Kitimat comedian Danny Nunes is running to be the next mayor of Terrace — dressed in a red Kool-Aid Man costume with the goal of attracting more young voters. (Quinn Bender photo)                                Kitimat comedian Danny Nunes is running to be the next mayor of Terrace — dressed in a red Kool-Aid Man costume with the goal of attracting more young voters. (Quinn Bender photo)

Kitimat comedian Danny Nunes is running to be the next mayor of Terrace — dressed in a red Kool-Aid Man costume with the goal of attracting more young voters. (Quinn Bender photo) Kitimat comedian Danny Nunes is running to be the next mayor of Terrace — dressed in a red Kool-Aid Man costume with the goal of attracting more young voters. (Quinn Bender photo)

Kool-Aid man to run for mayor of B.C. town

Comedian Danny Nunes hopes youth will “drink the kool-aid” and exercise their vote

His flavour? Strawberry kiwi. His goal? To break through to the hearts of young voters.

B.C. comedian Danny Nunes is running to be the next mayor of Terrace — dressed in a red Kool-Aid Man costume.

“Rather than break through walls we’re gonna break through your hearts,” the 35-year old said, holding a sign that reads “Oh Yeah!” while campaigning on Lazelle Avenue last weekend.

“That’s going to be a Hallmark card, by the way.”

Nunes chose the Kool-Aid man as a satirical nod to his idol, Andy Kaufman.

“I am sure you have heard the phrase, ‘don’t drink the Kool-Aid’ during elections or about political parties,” he wrote.

Nunes runs a video production business in Kitimat called Matthew Mask Productions, producing comedy sketches and generating revenue through advertisements and sponsorships. His Dare To Be Stupid Show has gained an audience of close to 200,000 subscribers and has been featured on Canadian and American media channels, including Much Music, The Comedy Network, and G4TV.

His campaign video has received over 3,000 views since it was posted on July 19. Nunes said he hopes his run will attract a younger demographic to the polls this October.

READ MORE: Register voters in high school: Chief Electoral Officer

“It’s an emphasis on trying to get young people out to the polls to vote, and try and get the voter turnout in Terrace up a little bit higher than usual,” he said.

Danny Nunes

Terrace saw a 31.7 per cent voter turnout during the last municipal election in 2014, with only 2,444 ballots cast out of a pool of 7,716 eligible voters.

Since his announcement, Nunes has been popping into several events downtown, talking with residents while dressed head to toe like a gigantic jug of juice — an approach, he hopes, will bring a new outlook on this election cycle.

“We find that a lot of local issues here don’t come to the forefront because it seems like the voter demographic is very skewed for an older audience, so we have a giant mascot Kool-Aid Man costume,” he said. “It’s a unique way of telling people there’s an election coming up. How do you get young people to turn out to the polls? This is how you do it. Through Kool-Aid.”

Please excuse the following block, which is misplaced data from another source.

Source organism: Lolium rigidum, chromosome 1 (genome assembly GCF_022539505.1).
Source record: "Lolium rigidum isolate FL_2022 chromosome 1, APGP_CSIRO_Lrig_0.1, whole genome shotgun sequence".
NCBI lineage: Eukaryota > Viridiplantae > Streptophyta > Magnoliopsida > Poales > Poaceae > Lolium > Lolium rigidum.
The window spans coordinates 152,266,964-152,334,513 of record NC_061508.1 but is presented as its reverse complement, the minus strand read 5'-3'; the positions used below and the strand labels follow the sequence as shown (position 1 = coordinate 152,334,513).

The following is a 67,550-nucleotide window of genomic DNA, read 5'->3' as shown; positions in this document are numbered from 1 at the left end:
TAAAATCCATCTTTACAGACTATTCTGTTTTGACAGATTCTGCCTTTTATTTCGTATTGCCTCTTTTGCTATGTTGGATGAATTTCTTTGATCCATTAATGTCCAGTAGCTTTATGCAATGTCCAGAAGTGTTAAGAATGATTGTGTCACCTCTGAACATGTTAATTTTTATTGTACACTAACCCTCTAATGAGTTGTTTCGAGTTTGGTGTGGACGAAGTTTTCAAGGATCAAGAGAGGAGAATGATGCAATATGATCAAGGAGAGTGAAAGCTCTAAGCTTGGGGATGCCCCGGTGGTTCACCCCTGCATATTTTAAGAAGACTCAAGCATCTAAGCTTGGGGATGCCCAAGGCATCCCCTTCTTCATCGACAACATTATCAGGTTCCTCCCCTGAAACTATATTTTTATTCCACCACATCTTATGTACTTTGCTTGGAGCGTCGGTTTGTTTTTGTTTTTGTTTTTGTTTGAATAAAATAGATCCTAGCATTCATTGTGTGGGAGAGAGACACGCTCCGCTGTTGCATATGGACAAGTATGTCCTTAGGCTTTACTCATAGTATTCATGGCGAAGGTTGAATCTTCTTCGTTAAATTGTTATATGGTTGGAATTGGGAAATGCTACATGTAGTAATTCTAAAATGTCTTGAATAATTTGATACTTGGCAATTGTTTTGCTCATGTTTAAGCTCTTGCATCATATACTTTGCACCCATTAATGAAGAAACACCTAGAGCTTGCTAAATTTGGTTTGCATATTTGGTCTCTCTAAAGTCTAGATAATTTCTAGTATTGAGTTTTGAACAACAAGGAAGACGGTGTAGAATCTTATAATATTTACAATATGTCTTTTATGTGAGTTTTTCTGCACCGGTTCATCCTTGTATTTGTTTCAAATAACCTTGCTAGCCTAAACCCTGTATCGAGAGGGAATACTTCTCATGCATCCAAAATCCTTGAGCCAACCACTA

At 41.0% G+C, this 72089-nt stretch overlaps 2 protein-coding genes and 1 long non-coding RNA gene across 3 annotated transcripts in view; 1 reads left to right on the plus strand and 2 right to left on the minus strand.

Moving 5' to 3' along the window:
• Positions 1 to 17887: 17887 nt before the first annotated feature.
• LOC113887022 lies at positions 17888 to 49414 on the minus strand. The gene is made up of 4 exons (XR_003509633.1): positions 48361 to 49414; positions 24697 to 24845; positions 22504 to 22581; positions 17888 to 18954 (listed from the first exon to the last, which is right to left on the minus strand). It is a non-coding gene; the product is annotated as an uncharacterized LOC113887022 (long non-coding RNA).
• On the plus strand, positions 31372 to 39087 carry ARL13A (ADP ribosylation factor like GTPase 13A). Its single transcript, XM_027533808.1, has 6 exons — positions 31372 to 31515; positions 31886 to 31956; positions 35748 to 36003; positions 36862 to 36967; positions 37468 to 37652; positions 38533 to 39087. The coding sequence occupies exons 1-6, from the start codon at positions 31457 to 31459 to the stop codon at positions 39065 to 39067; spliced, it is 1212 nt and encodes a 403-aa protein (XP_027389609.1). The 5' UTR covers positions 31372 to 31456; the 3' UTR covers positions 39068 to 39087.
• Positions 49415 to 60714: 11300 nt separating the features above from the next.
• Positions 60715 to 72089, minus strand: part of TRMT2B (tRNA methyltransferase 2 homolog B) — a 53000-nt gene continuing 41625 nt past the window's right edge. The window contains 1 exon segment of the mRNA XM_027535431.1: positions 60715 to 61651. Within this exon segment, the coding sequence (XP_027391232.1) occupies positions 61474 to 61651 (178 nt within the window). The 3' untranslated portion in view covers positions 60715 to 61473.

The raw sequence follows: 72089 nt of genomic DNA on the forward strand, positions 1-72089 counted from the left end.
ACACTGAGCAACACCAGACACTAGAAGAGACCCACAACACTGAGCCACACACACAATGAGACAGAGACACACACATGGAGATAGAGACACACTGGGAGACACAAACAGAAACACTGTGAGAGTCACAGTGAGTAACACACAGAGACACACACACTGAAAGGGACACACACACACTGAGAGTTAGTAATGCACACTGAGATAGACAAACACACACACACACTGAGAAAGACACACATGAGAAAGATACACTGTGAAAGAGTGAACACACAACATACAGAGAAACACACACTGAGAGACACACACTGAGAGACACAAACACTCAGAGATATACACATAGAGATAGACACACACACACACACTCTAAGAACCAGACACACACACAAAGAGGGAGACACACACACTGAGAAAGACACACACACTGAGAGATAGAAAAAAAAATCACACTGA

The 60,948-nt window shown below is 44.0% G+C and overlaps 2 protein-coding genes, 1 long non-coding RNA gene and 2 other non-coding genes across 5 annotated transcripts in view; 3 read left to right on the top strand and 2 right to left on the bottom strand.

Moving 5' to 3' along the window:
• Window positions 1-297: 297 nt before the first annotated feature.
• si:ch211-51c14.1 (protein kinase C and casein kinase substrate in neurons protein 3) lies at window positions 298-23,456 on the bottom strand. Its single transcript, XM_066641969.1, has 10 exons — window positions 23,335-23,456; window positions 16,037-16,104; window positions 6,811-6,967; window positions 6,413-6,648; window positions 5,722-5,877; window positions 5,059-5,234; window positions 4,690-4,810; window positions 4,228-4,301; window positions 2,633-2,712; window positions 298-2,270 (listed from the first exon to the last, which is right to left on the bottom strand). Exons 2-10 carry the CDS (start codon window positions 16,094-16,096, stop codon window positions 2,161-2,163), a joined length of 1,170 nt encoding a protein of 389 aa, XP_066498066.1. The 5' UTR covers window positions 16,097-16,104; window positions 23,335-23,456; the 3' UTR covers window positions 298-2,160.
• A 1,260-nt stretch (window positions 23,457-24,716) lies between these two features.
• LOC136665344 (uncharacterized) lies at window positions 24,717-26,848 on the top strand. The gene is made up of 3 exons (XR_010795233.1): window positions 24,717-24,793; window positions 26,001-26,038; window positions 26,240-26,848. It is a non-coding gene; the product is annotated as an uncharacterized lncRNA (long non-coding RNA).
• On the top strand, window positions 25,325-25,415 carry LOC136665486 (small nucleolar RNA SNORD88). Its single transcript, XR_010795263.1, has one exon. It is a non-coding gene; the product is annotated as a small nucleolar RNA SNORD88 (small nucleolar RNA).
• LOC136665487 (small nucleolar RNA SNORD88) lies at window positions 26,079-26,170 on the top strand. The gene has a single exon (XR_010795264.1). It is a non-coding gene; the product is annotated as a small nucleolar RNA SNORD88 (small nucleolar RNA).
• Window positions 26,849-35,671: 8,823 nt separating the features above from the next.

Though he is new to campaigning in Terrace, this isn’t the first time Nunes has made a run for the mayor’s seat. In 2011 he ran for the mayor of neighbouring Kitimat, where he still lives, and despite his slogan “Don’t Vote for Danny,” he received 3.5 per cent of the vote — that’s 100 people checking off his name at the ballot box.

So what happens if he wins?

“I would probably weep in the corner in a fetal position wondering ‘why did you vote for me?’” Nunes said with a laugh.

Terrace Mayor Carol Leclerc said she first saw Nunes in the Kool-Aid man costume when she was getting coffee downtown and didn’t make the connection at first.

“It seemed a bit of a satire is what it seemed like, but yeah, if Danny wants to put his name forward, he should put his name forward,” Leclerc said over the phone, mentioning that she believes it’s important to get more of the electorate out to the polls.

”I think that we definitely need more voters to come out.”

Elected as Terrace’s first female mayor in 2014, Leclerc said she is ready to put her name back into the race.

“It’s a great job to be the mayor when you’re passionate about your community, you’ve got the time to put in for your community, you want to hear what people’s interests are and try to do good things for your community. Why wouldn’t you run for mayor?”

Whether Terrace is ready for the Kool-Aid man or not, Nunes officially made his decision public outside City Hall as he picked up his nomination papers on July 27. He said he’s also looking into whether he can run to be the mayor of Kitimat at the same time and has a meeting scheduled with Elections BC next week to go over the details.


 


brittany@terracestandard.com

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BC municipal election

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